Male drivers are traditionally responsible for more motor vehicle accidents and related deaths than female drivers in the United States. Government agencies and insurance companies also expect higher accident incidents among males under age 30. Historic evidence shows that young men drive more recklessly and aggressively than young women. In general, all men usually perform more than one risky driving action as well, such as failing to wear a seat belt, driving while impaired, texting while driving and speeding. The Insurance Institute for Highway Safety, Highway Loss Data Institute has found that time spent on the road also affects the number of accidents. Although women travel more miles today than in 1975, for example, men continue to travel more than women, which increases their specific risk of having vehicle accidents.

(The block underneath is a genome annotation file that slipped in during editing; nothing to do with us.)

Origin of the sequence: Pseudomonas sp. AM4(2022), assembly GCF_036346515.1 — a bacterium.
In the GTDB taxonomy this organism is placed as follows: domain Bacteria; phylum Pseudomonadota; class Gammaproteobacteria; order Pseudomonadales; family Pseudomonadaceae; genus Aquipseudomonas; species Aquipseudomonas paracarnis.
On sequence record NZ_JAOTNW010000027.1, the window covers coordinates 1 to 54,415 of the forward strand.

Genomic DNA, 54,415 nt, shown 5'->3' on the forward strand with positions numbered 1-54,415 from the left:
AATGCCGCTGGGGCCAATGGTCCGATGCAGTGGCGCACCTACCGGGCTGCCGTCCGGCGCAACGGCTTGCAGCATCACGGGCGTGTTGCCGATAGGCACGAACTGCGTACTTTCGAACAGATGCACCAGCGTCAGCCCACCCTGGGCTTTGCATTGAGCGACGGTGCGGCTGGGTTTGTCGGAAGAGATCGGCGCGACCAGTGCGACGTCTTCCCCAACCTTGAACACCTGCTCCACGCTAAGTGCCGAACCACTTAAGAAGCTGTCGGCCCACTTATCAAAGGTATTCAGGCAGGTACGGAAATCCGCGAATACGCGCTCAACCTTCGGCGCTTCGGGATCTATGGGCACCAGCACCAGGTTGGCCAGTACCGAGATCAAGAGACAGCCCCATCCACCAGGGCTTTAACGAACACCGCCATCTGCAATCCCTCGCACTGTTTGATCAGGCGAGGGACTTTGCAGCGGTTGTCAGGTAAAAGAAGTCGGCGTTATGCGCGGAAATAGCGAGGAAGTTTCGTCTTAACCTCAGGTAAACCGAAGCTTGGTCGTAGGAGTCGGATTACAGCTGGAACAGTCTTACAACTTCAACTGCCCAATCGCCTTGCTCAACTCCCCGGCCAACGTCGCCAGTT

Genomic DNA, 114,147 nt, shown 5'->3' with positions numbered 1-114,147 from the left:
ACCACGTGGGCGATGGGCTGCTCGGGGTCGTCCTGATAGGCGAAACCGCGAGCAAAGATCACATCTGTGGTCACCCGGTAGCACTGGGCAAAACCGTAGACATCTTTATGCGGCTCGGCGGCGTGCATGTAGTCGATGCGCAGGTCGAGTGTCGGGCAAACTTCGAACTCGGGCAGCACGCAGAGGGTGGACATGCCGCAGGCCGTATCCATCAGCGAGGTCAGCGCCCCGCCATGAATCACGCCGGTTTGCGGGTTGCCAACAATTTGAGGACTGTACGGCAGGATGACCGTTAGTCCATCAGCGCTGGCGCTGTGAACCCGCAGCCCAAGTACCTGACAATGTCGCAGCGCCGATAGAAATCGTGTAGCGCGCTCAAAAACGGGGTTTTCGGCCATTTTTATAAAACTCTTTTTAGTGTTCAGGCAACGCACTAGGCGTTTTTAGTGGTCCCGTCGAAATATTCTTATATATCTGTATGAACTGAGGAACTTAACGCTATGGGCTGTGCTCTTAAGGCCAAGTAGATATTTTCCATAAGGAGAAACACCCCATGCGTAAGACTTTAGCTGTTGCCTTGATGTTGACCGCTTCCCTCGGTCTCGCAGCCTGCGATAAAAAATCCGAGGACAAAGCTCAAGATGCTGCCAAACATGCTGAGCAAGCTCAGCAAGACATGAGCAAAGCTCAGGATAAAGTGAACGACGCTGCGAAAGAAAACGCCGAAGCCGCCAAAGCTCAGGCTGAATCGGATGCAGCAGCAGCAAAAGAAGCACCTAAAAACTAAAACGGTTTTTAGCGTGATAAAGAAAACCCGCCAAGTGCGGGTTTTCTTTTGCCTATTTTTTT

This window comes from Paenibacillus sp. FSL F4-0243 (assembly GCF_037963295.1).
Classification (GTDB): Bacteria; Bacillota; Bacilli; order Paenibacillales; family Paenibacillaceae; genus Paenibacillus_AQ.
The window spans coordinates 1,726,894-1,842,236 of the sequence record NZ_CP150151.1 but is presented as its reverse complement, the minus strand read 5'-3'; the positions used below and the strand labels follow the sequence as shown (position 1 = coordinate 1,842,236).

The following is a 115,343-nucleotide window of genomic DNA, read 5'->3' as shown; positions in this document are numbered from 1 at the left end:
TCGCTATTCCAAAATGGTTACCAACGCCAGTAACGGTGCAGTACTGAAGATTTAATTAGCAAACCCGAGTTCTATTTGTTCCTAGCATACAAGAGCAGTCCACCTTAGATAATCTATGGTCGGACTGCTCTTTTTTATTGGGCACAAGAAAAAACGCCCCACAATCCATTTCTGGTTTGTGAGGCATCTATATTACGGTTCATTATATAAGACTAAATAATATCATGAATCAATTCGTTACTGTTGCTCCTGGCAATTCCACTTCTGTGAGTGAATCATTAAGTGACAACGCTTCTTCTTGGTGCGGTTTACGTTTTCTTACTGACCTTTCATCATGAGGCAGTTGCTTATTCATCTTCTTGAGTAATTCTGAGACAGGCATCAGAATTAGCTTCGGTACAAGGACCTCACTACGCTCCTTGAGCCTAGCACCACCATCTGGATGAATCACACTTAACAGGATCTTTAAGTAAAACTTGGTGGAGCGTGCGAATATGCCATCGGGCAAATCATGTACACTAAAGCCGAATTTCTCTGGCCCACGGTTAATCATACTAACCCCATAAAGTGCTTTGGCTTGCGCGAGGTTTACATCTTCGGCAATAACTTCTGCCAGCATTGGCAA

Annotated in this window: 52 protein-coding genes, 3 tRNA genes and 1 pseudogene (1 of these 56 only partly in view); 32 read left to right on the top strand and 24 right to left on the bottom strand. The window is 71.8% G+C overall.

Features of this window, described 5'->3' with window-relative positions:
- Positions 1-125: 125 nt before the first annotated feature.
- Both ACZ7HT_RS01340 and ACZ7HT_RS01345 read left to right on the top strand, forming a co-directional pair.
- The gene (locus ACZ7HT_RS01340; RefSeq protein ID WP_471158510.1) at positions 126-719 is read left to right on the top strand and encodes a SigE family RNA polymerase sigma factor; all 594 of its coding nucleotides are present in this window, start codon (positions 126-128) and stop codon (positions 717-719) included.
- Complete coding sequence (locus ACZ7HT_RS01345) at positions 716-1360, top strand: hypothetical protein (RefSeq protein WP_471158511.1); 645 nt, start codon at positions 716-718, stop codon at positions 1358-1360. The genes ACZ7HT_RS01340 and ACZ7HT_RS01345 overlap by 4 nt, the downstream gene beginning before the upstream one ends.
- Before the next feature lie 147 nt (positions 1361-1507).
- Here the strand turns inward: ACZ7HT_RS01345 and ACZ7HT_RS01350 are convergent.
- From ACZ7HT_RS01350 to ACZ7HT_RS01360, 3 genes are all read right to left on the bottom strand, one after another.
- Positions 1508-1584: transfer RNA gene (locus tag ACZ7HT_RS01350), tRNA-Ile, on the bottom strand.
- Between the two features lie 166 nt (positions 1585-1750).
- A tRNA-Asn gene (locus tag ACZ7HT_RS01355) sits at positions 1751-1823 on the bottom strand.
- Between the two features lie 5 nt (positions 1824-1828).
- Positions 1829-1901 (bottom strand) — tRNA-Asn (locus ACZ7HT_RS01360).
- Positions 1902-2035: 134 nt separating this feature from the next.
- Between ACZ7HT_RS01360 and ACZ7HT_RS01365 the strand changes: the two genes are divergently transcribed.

According to the Centers for Disease Control and Prevention, almost twice as many male drivers than female drivers between ages 16 to 19 had fatal crashes in 2013. The IIHS HLDI found that twice as many males as females across all ages have had fatal crashes since 1975. In 2014, 10,971 male drivers died in fatal crashes versus 4,504 female drivers.
Men experience higher insurance rates in most states because of these factors. It is important to note that exceptions exist: Some regions in the country have traffic and weather conditions, populations and other factors that increase the risk of female drivers having more accidents. In these areas, insurance rates for male drivers are not always that much higher than for females. Driving in another state also increases the risk of accidents across both genders because of lack of familiarity with state driving laws and differences between traffic conditions. Lastly, many individual female drivers do not fit the "norm" and perform similar risky behaviors as their male counterparts.